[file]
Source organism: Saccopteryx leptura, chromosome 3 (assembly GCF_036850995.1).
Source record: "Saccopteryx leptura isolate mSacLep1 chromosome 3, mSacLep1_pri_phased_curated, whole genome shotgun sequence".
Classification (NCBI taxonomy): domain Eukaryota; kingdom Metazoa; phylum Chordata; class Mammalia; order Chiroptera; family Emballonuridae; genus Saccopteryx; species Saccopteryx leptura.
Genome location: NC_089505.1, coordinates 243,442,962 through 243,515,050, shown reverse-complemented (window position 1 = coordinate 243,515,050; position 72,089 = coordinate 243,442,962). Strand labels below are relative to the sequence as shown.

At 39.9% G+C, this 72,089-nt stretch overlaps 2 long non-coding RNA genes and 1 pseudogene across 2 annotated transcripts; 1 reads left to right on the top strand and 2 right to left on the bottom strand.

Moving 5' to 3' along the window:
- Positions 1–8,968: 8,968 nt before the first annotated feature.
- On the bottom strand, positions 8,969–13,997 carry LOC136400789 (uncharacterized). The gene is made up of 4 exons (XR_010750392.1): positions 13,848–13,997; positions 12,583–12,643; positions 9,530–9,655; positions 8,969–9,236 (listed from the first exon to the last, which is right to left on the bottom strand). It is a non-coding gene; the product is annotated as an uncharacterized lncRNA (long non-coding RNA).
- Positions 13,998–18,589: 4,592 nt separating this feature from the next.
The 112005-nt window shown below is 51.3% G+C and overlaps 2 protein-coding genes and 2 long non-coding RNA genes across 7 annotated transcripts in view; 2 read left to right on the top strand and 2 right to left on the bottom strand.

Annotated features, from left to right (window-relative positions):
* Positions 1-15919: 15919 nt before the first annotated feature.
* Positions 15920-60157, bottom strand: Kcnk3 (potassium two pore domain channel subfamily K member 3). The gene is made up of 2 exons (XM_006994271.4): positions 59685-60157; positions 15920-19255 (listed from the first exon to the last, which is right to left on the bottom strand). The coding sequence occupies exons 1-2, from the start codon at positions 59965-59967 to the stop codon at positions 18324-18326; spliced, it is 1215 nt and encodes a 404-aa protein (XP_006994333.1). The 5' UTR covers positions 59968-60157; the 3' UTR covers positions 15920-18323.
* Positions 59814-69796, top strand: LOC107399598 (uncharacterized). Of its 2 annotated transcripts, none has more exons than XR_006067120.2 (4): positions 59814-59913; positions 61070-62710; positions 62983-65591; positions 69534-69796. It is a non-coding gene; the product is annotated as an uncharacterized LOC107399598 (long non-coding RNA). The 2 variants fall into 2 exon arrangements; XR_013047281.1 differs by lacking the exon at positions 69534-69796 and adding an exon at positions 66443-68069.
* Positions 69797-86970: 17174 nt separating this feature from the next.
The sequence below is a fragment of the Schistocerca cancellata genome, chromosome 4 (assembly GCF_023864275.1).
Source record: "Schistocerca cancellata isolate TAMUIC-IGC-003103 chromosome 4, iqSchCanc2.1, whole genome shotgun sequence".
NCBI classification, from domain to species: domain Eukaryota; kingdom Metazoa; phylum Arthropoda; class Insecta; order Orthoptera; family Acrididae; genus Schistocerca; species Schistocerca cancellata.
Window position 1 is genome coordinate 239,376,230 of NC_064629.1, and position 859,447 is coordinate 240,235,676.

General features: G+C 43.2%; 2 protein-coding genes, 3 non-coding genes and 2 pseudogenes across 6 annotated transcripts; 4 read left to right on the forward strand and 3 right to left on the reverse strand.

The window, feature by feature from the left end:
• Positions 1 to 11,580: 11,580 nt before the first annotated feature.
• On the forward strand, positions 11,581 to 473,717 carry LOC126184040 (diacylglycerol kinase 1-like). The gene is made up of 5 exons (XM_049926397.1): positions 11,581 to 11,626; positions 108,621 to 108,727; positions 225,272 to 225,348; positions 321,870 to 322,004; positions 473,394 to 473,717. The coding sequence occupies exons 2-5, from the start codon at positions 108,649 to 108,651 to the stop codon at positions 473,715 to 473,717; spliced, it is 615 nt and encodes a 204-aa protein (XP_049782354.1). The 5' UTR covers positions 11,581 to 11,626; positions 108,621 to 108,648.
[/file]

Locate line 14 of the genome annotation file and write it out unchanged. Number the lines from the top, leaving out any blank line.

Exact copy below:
* Positions 59814-69796, top strand: LOC107399598 (uncharacterized). Of its 2 annotated transcripts, none has more exons than XR_006067120.2 (4): positions 59814-59913; positions 61070-62710; positions 62983-65591; positions 69534-69796. It is a non-coding gene; the product is annotated as an uncharacterized LOC107399598 (long non-coding RNA). The 2 variants fall into 2 exon arrangements; XR_013047281.1 differs by lacking the exon at positions 69534-69796 and adding an exon at positions 66443-68069.